With the leadership of their pastor, these French Huguenots recognized the little they could do, and put it to use. It’s estimated that the people of Le Chambon helped save over 3,000 lives.
“God, though unseen and unacknowledged, works through human instruments… Human action is the key to achieving God’s purpose in the world.”
None of us has the power to change all the structures of injustice in our world. To try to do so would be overwhelming and futile.
But we’re reminded that even a young woman like Esther, with her life in danger and with the very little power she had, still took whatever leverage she could to help save her people.
She didn’t know if her plan would work. She wasn’t sure that this is even what God wanted because she didn’t get a burning bush or some voice from the heavens. And yet, she chose to advocate for those without a voice.
Perhaps put quite simply, that is our call.
No matter what we do for a living; no matter how old or how young we are; no matter how much or how little experience we have, we are called for such a time as this.
For such a time as this when xenophobia, islamophobia, and racism are reaching a new peak in our country’s fear-meter.
For such a time as this when living costs are simply unaffordable for so many hard-working San Franciscans.
For such a time as this when our divisions seem unsurmountable and unity in the midst of our differences seems like an improbable goal.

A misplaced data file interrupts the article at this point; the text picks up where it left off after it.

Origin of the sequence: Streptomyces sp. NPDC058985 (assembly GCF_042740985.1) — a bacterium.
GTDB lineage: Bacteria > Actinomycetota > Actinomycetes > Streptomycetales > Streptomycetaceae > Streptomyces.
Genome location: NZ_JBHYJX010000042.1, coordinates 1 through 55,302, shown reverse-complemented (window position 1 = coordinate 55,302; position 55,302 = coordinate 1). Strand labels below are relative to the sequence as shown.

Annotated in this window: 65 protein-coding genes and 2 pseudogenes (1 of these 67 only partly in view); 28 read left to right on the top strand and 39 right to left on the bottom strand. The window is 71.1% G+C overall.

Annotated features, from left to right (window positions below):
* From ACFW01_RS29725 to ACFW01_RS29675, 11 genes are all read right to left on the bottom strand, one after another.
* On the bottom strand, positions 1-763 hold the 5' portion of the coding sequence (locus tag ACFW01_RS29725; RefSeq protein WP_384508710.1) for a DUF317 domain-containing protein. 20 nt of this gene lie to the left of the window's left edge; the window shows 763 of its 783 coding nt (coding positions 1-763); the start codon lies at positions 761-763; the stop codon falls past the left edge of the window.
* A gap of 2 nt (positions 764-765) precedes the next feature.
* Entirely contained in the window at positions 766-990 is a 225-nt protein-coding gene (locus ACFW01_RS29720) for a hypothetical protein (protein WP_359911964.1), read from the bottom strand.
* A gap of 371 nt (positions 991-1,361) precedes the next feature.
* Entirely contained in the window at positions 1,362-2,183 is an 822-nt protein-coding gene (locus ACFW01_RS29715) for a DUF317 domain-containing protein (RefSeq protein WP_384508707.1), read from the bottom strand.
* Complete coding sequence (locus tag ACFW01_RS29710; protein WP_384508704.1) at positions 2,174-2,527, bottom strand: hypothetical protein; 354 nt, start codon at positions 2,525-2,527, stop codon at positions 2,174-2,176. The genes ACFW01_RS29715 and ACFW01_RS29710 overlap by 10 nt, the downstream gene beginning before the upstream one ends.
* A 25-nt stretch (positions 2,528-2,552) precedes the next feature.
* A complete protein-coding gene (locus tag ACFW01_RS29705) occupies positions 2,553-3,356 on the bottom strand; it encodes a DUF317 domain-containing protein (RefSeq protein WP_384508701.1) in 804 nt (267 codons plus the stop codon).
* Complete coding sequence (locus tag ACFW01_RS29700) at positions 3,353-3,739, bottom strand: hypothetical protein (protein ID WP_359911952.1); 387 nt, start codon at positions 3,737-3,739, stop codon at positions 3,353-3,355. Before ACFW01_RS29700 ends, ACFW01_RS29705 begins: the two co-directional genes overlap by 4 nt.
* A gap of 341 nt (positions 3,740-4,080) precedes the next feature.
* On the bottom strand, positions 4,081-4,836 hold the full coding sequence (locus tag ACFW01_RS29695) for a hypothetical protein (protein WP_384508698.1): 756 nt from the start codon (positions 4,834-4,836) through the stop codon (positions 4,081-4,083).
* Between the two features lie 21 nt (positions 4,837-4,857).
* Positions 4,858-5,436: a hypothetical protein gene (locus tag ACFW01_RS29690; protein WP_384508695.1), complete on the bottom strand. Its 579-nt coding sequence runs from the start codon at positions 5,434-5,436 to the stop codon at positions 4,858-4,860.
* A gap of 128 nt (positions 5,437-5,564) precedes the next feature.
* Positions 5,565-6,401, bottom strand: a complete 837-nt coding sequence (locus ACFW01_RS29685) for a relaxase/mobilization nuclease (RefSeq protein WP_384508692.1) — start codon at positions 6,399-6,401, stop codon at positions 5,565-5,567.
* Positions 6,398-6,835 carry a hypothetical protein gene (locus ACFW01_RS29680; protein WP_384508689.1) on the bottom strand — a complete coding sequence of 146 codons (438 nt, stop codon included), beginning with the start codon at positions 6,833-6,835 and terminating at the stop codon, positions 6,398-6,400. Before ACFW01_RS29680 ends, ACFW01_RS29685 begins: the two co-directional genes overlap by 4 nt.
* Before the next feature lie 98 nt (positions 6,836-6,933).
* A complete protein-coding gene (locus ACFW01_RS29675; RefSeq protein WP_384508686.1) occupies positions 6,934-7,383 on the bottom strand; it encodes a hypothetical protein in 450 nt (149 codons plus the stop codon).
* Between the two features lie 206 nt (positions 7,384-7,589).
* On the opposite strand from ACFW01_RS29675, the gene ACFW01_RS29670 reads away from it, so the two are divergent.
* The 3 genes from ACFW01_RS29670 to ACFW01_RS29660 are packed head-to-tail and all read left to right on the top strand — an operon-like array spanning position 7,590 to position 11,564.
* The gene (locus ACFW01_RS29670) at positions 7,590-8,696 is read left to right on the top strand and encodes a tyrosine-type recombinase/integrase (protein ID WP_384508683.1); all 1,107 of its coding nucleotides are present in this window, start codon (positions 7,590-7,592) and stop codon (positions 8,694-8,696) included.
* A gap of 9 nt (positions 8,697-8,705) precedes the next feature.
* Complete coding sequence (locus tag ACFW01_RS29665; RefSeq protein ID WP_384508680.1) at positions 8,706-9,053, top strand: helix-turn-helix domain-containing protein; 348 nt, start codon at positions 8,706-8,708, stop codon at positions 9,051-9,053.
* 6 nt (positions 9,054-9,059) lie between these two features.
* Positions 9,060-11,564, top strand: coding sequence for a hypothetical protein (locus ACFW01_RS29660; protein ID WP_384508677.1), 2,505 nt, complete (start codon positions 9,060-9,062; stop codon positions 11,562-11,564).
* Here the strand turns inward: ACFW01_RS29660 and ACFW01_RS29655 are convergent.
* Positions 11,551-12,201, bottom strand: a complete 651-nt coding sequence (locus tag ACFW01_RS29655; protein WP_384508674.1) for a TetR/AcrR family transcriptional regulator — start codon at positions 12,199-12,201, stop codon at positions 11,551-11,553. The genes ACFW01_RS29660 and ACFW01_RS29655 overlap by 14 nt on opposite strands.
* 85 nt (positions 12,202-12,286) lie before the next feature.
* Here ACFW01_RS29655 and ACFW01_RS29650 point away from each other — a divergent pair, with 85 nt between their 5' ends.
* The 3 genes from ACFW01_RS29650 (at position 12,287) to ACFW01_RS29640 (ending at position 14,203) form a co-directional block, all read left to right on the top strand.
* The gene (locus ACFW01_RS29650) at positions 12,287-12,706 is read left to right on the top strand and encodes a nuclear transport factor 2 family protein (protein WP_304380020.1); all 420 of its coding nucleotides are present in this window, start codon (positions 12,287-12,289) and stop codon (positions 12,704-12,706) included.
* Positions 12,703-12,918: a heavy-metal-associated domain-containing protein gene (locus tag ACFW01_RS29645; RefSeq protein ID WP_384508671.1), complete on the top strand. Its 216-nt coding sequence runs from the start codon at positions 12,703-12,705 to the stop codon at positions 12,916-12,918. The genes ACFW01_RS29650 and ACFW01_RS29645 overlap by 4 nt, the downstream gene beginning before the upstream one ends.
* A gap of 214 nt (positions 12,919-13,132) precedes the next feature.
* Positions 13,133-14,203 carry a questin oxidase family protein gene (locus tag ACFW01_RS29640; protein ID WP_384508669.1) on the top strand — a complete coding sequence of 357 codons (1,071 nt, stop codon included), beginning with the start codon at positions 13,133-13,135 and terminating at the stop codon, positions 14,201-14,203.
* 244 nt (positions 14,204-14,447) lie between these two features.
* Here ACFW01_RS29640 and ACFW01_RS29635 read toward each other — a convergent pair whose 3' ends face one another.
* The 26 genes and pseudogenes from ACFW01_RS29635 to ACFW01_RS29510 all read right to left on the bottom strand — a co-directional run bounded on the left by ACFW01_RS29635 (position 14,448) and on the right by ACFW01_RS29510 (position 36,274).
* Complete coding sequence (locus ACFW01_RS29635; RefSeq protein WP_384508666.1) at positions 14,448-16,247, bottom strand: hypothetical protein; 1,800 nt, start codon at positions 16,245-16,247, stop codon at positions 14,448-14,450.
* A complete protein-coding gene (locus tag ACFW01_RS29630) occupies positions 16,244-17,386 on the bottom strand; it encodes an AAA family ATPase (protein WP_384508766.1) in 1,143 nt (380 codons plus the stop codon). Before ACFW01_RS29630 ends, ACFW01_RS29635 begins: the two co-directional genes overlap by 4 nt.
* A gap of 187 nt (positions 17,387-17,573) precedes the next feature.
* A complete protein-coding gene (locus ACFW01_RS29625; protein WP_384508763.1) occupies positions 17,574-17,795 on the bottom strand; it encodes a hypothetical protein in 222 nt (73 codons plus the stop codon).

For such a time as this, we are called.
Though we certainly aren’t omnipotent, we must recognize that we are also not powerless.
Like the brave people of Le Chambon, like brave queen Esther, we must take action on behalf of the marginalized and the oppressed. On behalf of those who are forgotten and silenced; we must take action.
Sometimes we won’t have all the answers, and sometimes we won’t be sure if what we’re doing is what God’s planned. But even with our doubts and our uncertainties, we must be agents of peace and justice in this world.
The good news is, we don’t do this alone. Remember, Esther did not do this alone. Rather, she had a community who helped discern with her, pray and fast with her and advise her through Mordecai.
And the people of Le Chambon did not act alone either. The whole community had to work together and covenant to keep their secret in order to save those lives. People lived in solidarity with each other.
And in the same way, I believe this community, too, can live shared lives of solidarity.
That, we, too, can help one another discern and act where and when we see the need.
I believe we can encourage one another to be filled with hope and courage when the road seems hopeless and frightening.
And as we encourage and strengthen one another within the walls of this church, we also build relationships and partnerships with those beyond these walls, so that we can make a greater impact in our community. As we work with our “Breaking Cycle of Poverty” partners, with SF Achievers, with New Door Venture, with the Boys & Girls Club, and with Raphael House, and as we build relationships with Grace Tabernacle down in Hunters Point, we are strengthened to do God’s work in this world. Knowing that while we can’t change everything, we can change some things.
Thanks be to God. Amen.